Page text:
Nicholas T. Parsons

Douglas Murray on The Strange Death of Europe

"Not long before the November 2015 terror attacks in Paris I happened to read a column in the now woefully sanctimonious Financial Times in which the writer went out of her way to sneer at the know-nothing bigots who would soon be claiming that huge immigrant flows into Europe gave cover for the movement of terrorists. As it turned out, several of the perpetrators of the Paris outrage had indeed slipped in and out of Europe posing as migrants, and more were to follow."


Nicholas T. Parsons

The Reformation in Hungary

"The Protestants of Hungary endured years of “Babylonian captivity” when the peasants were obliged to conform outwardly to Catholicism while privately adhering to their Calvinist or Lutheran beliefs (hence the name “secret Protestants”). Catholic zealots pressed the theory that Hungary was the regnum Marianum, which referenced the tradition that King Saint Stephen had placed the country under the protection of the Virgin Mary. Nevertheless Lutherans and Calvinists survived until Joseph’s Edict laid the foundation for the more pluralistic approach to religious conviction of the Enlightenment."


George K. Radda

Biomedical Knowledge in the Service of Man: The Social Responsibility of the Scientist

"Science is global and the movement of scientists between countries and working across countries (e.g. the EU) is an essential part of modern scientific development. But increasingly the wealth of a country will depend on the knowledge it accrues and how it applies it, even when valuable resources are available to it. It is a fallacy to believe that such knowledge can be exploited without home-grown capacity for scientific research and technological know-how."


Reinhard Olt

Magyars and Tyroleans – The Autonomy of the Province of Bolzano as a Role Model for Hungarian Minorities

"The example of South Tyrol proves that on a national (cultural) level togetherness and unity as well as cross-border cooperation is possible, and can bring beneficial economic results without shifting borders of nation states. EU-membership and the development of regionalism have enabled the borders set up between Austria and Italy in 1918–19 upon the division of Tyrol to become permeable, although de facto and in terms of administration, those borders still exist."


Géza Jeszenszky

Ukraine’s Blunder – A Nationalist Education Law Leads to International Uproar

"[…] if the Hungarians in Subcarpathia can grow up in their own culture, enjoy equal rights, do not face hostile propaganda and provocations (as they often do today), they will feel themselves more at home in their ancestral land. If they are treated as dangerous enemies (as recent demonstrations suggested) they will certainly not love Ukraine and its language, and may even feel forced to emigrate to Hungary. Is that the aim?"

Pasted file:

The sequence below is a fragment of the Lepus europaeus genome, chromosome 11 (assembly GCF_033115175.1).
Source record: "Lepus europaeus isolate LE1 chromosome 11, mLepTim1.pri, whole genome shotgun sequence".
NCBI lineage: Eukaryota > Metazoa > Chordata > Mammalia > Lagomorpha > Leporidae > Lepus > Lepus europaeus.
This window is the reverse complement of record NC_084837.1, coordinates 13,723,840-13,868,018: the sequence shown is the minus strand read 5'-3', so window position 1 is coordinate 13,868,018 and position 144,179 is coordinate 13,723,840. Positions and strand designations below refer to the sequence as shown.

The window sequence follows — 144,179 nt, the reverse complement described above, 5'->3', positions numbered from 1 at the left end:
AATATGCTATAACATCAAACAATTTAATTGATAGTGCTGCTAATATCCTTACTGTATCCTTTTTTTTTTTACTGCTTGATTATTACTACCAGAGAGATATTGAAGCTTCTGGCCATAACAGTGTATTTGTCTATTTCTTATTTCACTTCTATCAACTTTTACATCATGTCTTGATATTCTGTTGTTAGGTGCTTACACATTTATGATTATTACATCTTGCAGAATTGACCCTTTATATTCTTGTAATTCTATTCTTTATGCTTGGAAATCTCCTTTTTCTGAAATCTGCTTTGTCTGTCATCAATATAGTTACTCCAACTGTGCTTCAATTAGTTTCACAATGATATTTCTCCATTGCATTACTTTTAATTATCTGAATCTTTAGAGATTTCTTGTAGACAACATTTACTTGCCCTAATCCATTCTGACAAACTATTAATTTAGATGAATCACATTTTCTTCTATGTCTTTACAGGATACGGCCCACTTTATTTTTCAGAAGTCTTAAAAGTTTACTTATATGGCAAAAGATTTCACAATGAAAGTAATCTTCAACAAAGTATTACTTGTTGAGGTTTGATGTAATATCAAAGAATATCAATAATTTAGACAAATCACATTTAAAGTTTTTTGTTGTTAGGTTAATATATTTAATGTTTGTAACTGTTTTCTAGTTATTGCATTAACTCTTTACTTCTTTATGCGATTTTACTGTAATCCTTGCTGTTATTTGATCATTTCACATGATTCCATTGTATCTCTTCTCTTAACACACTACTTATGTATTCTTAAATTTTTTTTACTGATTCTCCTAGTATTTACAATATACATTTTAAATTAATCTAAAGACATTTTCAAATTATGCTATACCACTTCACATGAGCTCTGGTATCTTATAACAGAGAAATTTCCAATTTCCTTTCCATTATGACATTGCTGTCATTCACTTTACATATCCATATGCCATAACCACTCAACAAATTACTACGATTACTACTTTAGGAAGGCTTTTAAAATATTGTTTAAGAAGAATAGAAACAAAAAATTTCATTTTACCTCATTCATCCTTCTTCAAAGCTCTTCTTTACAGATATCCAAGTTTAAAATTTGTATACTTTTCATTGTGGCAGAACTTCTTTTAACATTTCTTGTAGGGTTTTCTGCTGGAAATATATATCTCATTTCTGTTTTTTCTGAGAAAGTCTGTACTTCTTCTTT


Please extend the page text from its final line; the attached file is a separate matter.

Ignatius Aphrem II

The Unspoken Religious Persecution

"Christianity has always been there in the Middle East. Many of us consider it as its homeland, whose benefits we have enjoyed for two thousand years. It is the “cradle of Christianity”. Yet, the risk is there that all this might disappear from the region. We have to face the real danger of representing values of out-dated times. I am afraid the day will come when our visitors come to see us as dummies in a museum, placed in old churches or monasteries."


Bashar Matti Warda

Four Forms of Assistance to the Christians of the Middle East

"How could we help? How could we make the tragedy end? The Christians in Iraq require well-defined special assistance in order to be able to return to their homeland and their work. The international community can no longer keep its eyes closed. It has to find efficient solutions with which it can provide immediate assistance. In addition, community members have to ask themselves the question sincerely: what else can they do for this cause?"


Zoltán Balog

In Pursuit of Answers to a Long Hidden Crisis

"We, Hungarians are well-known for our hospitality. May I here ponder on a sentence from yesterday’s dinner speech. Not even the 40 years of Communism had the chance of getting rid of the greeting 'Welcome'. It could not expel this expression from the Hungarian language, the literal translation of which is 'God has brought you here'. This is a saying with some very strong and deep meaning. Whenever a guest arrives, or whenever we meet somebody, we believe that this is not mere coincidence, but there must be some providence in the background."


Donald Tusk

Europe: A Common Responsibility and a Common Good – The Pécs Inaugural Address

"Europe also is, the way I would like to see it, a community of political values, among which I will always put freedom first. Not everybody accepts this hierarchy as correct. I am well aware of how alive and sometimes brutal today’s political debate can be, also here in Hungary and in my country, about the catalogue of political values. In this respect, I intend to be very stubborn indeed, some may even say anachronistic. But I cannot help the fact that for me, the most crucial European values continue to be human and civil rights, freedom of speech and conscience, the rule of law, and respect for minorities’ rights."


John O’Sullivan

Culture and Its Uses

"When liberation came, however, in 1989 and later, the West was a great disappointment to its admirers in Central and Eastern Europe. It could not be otherwise. Hopes had been invested in a Western way of life that from afar seemed almost magically satisfying. When outsiders went there, they discovered alongside the prosperity a cultural life that was spiritually barren, anomic, and lacking in any sort of élan. It was almost as if whole nations, certainly whole governments and whole political parties, had ceased to believe in themselves."


135: The Bartók and Kodály Anniversaries

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